But I wasn’t satisfied.

On our gender-fluid journey, I’ve fundamentally felt that honesty, openness and truth will be our biggest assets. I think we need to address how our kid is and what his truth is. That doesn’t mean boxing him into a category, but might just mean, “we aren’t sure, but we are supporting him to figure it out.”

And I think that needs to go for him, too. Because secrets don’t make friends, but addressing secrets might help dispel the secrets, too.

I snuck back in and had this conversation:

Hey, buddy. Can I talk with you a bit more?

He nodded ‘yes’.

Can I crawl up into your bunk and snuggle with you?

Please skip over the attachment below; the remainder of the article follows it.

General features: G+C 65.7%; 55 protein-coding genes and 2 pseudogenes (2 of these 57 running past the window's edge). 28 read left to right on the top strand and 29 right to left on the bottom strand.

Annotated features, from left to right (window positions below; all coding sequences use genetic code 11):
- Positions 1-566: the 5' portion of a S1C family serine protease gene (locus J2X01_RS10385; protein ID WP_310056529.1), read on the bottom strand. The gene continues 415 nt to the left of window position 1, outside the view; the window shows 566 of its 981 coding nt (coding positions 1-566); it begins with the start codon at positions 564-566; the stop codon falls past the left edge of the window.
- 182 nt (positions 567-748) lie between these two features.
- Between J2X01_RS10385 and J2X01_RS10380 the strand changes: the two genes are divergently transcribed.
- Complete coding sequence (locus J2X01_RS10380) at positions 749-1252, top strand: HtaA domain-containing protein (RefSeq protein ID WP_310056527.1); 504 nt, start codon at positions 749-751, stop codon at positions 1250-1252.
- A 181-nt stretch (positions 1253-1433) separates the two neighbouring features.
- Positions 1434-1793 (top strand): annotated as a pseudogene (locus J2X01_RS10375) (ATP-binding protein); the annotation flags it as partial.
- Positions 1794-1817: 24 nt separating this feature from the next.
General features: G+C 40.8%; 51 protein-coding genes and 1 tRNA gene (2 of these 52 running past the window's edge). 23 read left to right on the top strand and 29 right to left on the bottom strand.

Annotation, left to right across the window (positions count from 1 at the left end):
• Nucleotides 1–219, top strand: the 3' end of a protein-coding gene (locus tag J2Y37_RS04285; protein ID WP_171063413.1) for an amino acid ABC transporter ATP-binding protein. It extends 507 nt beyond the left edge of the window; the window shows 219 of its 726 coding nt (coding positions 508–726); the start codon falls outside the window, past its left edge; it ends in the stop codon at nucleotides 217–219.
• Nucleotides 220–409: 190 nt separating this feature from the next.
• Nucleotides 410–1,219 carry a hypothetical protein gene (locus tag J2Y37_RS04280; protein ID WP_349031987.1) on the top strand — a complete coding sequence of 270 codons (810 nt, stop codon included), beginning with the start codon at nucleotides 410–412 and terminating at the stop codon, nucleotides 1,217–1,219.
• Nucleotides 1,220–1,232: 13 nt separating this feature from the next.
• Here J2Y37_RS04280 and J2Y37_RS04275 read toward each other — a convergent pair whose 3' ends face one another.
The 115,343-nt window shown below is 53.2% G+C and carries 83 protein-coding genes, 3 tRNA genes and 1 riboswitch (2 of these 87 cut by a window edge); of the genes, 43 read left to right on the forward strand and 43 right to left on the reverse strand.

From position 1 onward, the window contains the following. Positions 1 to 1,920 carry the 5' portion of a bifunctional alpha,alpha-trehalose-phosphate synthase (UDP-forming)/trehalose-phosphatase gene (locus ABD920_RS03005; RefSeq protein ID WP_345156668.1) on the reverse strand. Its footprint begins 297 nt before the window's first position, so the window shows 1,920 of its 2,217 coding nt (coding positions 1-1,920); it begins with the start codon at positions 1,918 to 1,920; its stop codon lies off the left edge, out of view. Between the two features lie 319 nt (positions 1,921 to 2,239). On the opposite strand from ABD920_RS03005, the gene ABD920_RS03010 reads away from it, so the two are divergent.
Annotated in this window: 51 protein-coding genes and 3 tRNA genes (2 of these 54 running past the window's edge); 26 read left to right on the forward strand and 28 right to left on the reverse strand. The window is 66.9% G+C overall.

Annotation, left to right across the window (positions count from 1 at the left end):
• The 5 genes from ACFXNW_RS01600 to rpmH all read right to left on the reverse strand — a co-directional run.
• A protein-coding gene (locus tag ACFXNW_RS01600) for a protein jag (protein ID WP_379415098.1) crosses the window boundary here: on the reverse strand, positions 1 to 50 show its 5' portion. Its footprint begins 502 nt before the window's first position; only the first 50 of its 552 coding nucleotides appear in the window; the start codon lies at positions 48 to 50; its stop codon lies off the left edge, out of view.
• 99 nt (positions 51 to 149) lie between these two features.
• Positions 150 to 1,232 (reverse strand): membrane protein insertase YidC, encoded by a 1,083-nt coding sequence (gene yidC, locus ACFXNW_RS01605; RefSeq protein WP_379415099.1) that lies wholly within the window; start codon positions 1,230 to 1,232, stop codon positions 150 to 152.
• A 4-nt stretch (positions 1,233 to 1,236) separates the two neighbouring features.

Yes.

I crawled up.

So, Bud, can you tell me more about your problem with Anna?

She was in the bathroom with me and then she told a secret about me.

And what do you think that secret was?

I can’t think of anything but bad things.

He started to cry, here. I bit my own lip.

What’s the worst thing it could be?

That she doesn’t like me.

Oh. Well, Buddy, that might happen. It’s not possible to think everyone in the world will like you. But let’s think about all the people who do like you.

At this point, I started to name people off. But then I stopped myself. We all know it doesn’t matter how many people do like you as a 1stgrader – or hell, a 42yo – it’s that one person who doesn’t that bothers the most. So I changed tack.

What else might she have said?

She might tell one teacher and then another teacher and then another teacher and then another…

Might tell a teacher what, exactly?